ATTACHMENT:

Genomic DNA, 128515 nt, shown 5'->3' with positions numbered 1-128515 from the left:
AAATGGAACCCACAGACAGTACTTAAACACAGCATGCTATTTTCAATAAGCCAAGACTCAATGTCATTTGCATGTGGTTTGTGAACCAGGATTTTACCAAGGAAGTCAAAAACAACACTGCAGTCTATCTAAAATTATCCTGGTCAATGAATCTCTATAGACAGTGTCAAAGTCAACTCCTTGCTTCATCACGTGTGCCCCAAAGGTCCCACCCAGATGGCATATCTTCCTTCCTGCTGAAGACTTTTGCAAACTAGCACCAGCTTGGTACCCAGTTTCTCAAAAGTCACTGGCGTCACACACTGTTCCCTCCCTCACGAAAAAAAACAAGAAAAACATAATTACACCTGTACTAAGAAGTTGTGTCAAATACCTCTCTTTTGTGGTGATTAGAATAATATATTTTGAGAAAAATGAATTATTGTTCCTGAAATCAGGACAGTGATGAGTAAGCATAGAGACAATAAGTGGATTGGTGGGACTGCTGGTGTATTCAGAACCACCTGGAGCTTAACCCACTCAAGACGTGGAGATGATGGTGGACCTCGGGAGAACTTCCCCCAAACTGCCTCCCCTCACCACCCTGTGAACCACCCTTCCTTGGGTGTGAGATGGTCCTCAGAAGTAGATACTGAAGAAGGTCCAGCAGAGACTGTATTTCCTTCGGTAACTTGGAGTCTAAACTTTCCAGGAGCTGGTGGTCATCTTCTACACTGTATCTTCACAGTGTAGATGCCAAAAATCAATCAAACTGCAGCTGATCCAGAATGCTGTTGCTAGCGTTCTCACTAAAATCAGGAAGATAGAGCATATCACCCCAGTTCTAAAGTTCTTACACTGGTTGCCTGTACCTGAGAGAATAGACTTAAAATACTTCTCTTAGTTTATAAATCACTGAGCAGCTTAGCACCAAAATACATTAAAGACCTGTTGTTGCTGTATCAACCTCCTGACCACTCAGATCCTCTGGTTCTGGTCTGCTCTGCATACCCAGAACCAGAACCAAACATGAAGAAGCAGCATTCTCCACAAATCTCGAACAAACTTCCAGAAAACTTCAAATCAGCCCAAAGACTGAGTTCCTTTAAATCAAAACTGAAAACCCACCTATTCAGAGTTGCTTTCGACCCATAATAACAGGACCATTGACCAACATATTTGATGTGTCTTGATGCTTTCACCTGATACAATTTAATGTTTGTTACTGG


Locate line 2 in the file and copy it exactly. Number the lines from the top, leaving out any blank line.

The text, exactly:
AAATGGAACCCACAGACAGTACTTAAACACAGCATGCTATTTTCAATAAGCCAAGACTCAATGTCATTTGCATGTGGTTTGTGAACCAGGATTTTACCAAGGAAGTCAAAAACAACACTGCAGTCTATCTAAAATTATCCTGGTCAATGAATCTCTATAGACAGTGTCAAAGTCAACTCCTTGCTTCATCACGTGTGCCCCAAAGGTCCCACCCAGATGGCATATCTTCCTTCCTGCTGAAGACTTTTGCAAACTAGCACCAGCTTGGTACCCAGTTTCTCAAAAGTCACTGGCGTCACACACTGTTCCCTCCCTCACGAAAAAAAACAAGAAAAACATAATTACACCTGTACTAAGAAGTTGTGTCAAATACCTCTCTTTTGTGGTGATTAGAATAATATATTTTGAGAAAAATGAATTATTGTTCCTGAAATCAGGACAGTGATGAGTAAGCATAGAGACAATAAGTGGATTGGTGGGACTGCTGGTGTATTCAGAACCACCTGGAGCTTAACCCACTCAAGACGTGGAGATGATGGTGGACCTCGGGAGAACTTCCCCCAAACTGCCTCCCCTCACCACCCTGTGAACCACCCTTCCTTGGGTGTGAGATGGTCCTCAGAAGTAGATACTGAAGAAGGTCCAGCAGAGACTGTATTTCCTTCGGTAACTTGGAGTCTAAACTTTCCAGGAGCTGGTGGTCATCTTCTACACTGTATCTTCACAGTGTAGATGCCAAAAATCAATCAAACTGCAGCTGATCCAGAATGCTGTTGCTAGCGTTCTCACTAAAATCAGGAAGATAGAGCATATCACCCCAGTTCTAAAGTTCTTACACTGGTTGCCTGTACCTGAGAGAATAGACTTAAAATACTTCTCTTAGTTTATAAATCACTGAGCAGCTTAGCACCAAAATACATTAAAGACCTGTTGTTGCTGTATCAACCTCCTGACCACTCAGATCCTCTGGTTCTGGTCTGCTCTGCATACCCAGAACCAGAACCAAACATGAAGAAGCAGCATTCTCCACAAATCTCGAACAAACTTCCAGAAAACTTCAAATCAGCCCAAAGACTGAGTTCCTTTAAATCAAAACTGAAAACCCACCTATTCAGAGTTGCTTTCGACCCATAATAACAGGACCATTGACCAACATATTTGATGTGTCTTGATGCTTTCACCTGATACAATTTAATGTTTGTTACTGG